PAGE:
The Obama administration has just completed some dogged and impressive diplomacy in tightening U.N. Security Council sanctions against North Korea in response to the latter’s recent missile and nuclear tests. The limitations on financing North Korean imports and exports will be noticed quickly in Pyongyang; the provisions on voluntary inspections of North Korean ships are less likely to cause immediate impact but do send a message of what could follow further provocations.
Unfortunately, these tactical responses to North Korea’s unacceptable behavior — however necessary and judicious — do not amount to a strategy for denuclearizing North Korea. To be sure, easy and effective strategies are not readily available. In fact, many observers have given up on the plausibility of ever persuading Pyongyang to relinquish its nuclear arsenal.
If there is hope of a more effective strategy, it must center on China, North Korea’s only ally by treaty. Beijing has also become Pyongyang’s major economic partner, accounting for three-quarters of trade with the impoverished country and providing its main supplies of petroleum. China enjoys unrivaled leverage in pressuring North Korea to desist from its recent provocations.
But how to rein in Pyongyang? It’s a question that has bedeviled Presidents Clinton, Bush and now Obama. We have a fundamental problem. Like us, China is worried about a nuclear North Korea, concerned about the leadership succession process there and unhappy with the provocative actions of its troublesome ally. But it probably worries even more about the potential for North Korean collapse. It much prefers a buffer between its borders and American allies as well as U.S. military forces. And it abhors the idea of regional instability.
North Korea’s choice
The only real hope of getting North Korea to relinquish its nuclear weapons is to apply such significant economic pressure that the regime is forced to make a choice between economic collapse and the verifiable dismantling of its nuclear weapons and facilities. Such pressure would need to be accompanied by an offer of full political and economic normalization if Pyongyang agreed to abandon its nuclear program. The only country capable of applying such pressure is China.
After consultations with Japan and South Korea, we should approach China to tell its leaders that our objective is not to bring down the North Korean regime but to change its policy. If the application of tough sanctions by Beijing led to a regime collapse, we’d undertake to give China guarantees that it would not be expected to accept large numbers of North Korean refugees. Rather, the United States would work with the international community to find other places for them. This would require some effort; the U.S. has been notoriously poor of late on such issues, including doing its share to resettle Iraqi refugees. At other moments in our history, we have been more generous.
Many of our allies could be asked tocommit to help, too. That would include, of course, South Korea, which could be asked to take care of substantial numbers of its ethnic brethren from the North at least temporarily until the situation stabilized and refugees could go back to their home villages in a presumably then-reunified Korean Peninsula.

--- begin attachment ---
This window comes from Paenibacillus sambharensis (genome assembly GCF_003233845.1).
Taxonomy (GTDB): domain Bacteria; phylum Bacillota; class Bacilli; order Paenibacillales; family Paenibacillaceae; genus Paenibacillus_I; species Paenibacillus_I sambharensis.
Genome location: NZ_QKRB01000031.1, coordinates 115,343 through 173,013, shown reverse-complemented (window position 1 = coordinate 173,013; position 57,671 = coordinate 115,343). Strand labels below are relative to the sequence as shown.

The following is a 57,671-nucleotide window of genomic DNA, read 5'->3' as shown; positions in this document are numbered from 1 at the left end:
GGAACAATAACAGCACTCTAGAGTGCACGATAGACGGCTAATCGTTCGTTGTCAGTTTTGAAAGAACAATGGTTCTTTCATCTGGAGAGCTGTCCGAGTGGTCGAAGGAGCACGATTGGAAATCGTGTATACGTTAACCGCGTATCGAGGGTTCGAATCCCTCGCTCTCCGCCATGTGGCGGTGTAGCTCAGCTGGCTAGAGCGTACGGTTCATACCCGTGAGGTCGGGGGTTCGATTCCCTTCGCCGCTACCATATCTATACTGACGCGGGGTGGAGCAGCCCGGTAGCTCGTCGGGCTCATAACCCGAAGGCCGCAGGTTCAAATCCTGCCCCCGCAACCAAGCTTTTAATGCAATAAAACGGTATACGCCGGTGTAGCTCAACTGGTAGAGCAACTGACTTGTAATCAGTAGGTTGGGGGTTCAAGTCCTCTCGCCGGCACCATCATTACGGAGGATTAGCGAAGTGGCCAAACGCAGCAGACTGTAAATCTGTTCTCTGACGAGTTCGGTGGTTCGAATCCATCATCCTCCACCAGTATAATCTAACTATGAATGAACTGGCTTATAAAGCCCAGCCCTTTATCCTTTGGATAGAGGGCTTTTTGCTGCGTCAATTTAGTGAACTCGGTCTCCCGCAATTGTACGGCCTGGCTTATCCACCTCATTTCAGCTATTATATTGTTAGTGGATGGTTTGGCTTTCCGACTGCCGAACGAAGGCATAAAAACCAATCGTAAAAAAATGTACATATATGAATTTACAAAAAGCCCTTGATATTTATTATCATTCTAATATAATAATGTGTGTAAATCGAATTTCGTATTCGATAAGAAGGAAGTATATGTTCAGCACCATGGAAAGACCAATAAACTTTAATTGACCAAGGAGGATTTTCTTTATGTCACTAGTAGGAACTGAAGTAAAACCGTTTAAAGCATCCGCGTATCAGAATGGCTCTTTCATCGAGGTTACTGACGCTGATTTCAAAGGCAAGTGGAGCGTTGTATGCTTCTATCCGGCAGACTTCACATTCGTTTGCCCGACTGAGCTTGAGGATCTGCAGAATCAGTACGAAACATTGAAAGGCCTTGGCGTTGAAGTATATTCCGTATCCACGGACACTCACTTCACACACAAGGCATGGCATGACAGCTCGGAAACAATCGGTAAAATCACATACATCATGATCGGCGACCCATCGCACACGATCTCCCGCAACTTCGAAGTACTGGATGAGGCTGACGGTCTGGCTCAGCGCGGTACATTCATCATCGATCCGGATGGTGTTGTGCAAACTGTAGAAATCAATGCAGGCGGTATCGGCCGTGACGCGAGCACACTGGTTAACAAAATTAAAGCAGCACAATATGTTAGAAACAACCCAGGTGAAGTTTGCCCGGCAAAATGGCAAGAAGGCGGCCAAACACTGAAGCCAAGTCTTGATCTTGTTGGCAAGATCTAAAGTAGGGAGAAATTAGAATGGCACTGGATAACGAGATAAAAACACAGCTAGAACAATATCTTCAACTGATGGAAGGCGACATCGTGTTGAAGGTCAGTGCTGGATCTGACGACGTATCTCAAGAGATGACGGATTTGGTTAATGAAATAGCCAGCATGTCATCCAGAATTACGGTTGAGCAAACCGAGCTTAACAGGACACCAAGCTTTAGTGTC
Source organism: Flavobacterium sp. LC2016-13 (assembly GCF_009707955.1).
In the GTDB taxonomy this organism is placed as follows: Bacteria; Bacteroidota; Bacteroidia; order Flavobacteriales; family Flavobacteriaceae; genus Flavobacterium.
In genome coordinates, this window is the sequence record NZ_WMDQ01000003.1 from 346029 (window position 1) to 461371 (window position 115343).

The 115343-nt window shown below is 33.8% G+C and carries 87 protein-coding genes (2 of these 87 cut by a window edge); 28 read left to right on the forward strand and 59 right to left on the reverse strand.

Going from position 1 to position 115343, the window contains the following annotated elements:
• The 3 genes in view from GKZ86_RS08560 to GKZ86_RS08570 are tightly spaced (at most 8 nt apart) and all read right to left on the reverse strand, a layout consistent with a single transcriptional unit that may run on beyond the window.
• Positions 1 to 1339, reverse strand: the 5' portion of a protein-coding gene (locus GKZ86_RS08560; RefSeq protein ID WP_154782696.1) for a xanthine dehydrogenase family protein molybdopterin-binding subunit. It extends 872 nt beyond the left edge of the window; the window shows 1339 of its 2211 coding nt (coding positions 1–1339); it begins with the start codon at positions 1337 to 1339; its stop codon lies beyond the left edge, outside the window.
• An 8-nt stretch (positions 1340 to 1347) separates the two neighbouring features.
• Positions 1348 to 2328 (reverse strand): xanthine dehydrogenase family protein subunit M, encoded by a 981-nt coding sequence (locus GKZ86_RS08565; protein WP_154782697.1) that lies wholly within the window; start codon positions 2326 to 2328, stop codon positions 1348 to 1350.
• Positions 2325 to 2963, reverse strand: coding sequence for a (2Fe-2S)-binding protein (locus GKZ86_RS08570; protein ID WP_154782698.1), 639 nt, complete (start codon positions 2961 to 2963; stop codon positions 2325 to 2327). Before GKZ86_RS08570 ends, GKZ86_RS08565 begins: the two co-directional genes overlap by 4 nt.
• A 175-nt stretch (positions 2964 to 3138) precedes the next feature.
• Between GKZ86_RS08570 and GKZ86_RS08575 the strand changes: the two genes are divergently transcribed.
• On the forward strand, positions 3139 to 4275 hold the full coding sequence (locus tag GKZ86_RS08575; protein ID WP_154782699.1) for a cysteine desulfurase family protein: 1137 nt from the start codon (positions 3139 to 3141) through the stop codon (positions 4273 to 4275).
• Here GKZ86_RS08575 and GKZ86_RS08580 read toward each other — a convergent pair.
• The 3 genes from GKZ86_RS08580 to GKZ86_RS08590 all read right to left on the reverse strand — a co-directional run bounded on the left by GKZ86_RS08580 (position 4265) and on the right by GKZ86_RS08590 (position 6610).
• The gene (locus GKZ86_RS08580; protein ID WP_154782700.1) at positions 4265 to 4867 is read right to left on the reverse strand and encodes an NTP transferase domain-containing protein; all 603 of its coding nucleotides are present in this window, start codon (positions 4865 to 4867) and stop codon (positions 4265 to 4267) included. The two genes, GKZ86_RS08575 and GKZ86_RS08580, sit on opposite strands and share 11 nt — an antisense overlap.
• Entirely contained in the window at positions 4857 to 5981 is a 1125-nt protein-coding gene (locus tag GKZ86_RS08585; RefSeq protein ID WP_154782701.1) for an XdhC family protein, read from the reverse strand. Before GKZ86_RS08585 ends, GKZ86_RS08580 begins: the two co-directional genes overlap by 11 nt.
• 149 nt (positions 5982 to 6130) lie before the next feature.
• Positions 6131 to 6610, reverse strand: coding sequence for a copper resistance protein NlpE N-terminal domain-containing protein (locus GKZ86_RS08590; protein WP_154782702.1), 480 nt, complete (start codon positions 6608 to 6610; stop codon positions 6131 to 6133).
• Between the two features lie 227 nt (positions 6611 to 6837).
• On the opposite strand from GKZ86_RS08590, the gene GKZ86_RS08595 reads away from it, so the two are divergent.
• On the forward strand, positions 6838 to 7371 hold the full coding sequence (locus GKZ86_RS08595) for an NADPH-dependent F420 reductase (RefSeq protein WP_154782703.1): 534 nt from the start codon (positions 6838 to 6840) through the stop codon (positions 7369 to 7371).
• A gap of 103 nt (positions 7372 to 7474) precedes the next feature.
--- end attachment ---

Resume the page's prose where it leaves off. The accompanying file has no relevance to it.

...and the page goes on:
We could further offer to organize an international effort to share the financial costs of sheltering those refugees that did wind up in China and other countries.
The U.S. commitment
As for the future of U.S. troops, we should give the Chinese a commitment that even in the context of a regime collapse in the North, and the establishment of a unified Korea, U.S. troops would not move north of the 38th parallel except for the temporary purpose of stabilizing the peninsula and helping secure North Korea’s nuclear weapons. We might also say that in such a context, we would be prepared to remove most U.S. troops from the peninsula because their presence there, once stability had been achieved, would no longer be as necessary (except to a lesser degree for broader regional purposes).
These would be incentives for China, designed to ease its worries about North Korean nuclear weapons. We should also, however, send a message that the world would be watching Beijing’s handling of this problem for indications of how it intends to act as a great power of the 21st century.
Nuclear proliferation is widely recognized among the world’s responsible powers as a matter requiring extremely urgent and serious attention. Were China to disagree, out of parochial interest in keeping a border region quiet, it would confirm the suspicions of some that Beijing takes little responsibility for shoring up the international economic and political order, instead profiting from that order for its own purposes as long as it can. This is not a message that Beijing wants to send, and we should be clear on the point.
There is no guarantee, of course, that such an approach would succeed in persuading China to do what only it can do regarding North Korea. But if these representations, most of them advantageous to Beijing, were sufficient to get China to agree to put real pressure on Pyongyang, it would be a small price to pay for securing Chinese support for what could be the only real hope of solving the nuclear problem in North Korea.
The long-term question is whether America pulls back from Asia and makes it easier for China to force countries in the region to make a choice between China and the United States.
The prospect of the U.S. turning inward in its economic strategy means that China has freer rein to become the focal point of regional integration efforts. The U.S. appears as largely bereft of a constructive economic strategy towards the most dynamic region in the world.